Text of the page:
1. Regardless of the fact that; even though: Although the room is big, it won't hold all that furniture.
2. But; however: He says he has a dog, although I've never seen it.
Usage Note: As conjunctions, although and though are generally interchangeable: Although (or though) she smiled, she was angry. Although usually occurs at the beginning of its clause (as in the preceding example), whereas though may occur elsewhere and is the more common term when used to link words or phrases, as in wiser though poorer. In certain constructions, however, only though is acceptable. When though introduces only a part of a clause rather than a whole clause, although is not possible: Most people in attendance applauded loudly after the performance, though (not although) not everyone. Another construction that requires though is the following: Fond though (not although) I am of sports, I'd rather not sit through another basketball game.
The American Heritage® Dictionary of the English Language, Fifth Edition copyright ©2017 by Houghton Mifflin Harcourt Publishing Company. All rights reserved.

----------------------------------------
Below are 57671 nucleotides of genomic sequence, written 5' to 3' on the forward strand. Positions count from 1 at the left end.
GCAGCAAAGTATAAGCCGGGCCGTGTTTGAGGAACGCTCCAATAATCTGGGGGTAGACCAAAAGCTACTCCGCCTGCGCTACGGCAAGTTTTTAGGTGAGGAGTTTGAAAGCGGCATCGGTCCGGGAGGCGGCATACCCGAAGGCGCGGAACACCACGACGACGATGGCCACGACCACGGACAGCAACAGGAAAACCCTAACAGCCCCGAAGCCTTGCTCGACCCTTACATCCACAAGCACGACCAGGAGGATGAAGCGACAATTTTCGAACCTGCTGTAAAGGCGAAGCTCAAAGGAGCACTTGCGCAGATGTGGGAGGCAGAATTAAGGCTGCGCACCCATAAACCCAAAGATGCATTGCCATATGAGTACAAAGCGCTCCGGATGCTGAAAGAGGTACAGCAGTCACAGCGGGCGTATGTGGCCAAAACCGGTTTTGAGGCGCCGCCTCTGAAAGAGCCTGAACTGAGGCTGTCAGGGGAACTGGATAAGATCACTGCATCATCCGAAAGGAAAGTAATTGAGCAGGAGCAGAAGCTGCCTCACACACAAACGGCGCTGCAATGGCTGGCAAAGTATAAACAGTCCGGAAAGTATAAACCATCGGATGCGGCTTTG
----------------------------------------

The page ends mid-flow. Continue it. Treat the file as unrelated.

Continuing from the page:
The American Heritage Dictionary Blog
Check out our blog, updated regularly, for new words and revised definitions, interesting images from the 5th edition, discussions of usage, and more.
American Heritage Dictionary Products
The American Heritage Dictionary, 5th Edition
The American Heritage Dictionary of Idioms
The American Heritage Roget's Thesaurus
Curious George's Dictionary
The American Heritage Children's Dictionary
The American Heritage Dictionary of Indo-European Roots
The American Heritage Student Grammar Dictionary
The American Heritage Desk Dictionary + Thesaurus
The American Heritage Science Dictionary
The American Heritage Dictionary of Business Terms
The American Heritage Student Dictionary
The American Heritage Essential Student Thesaurus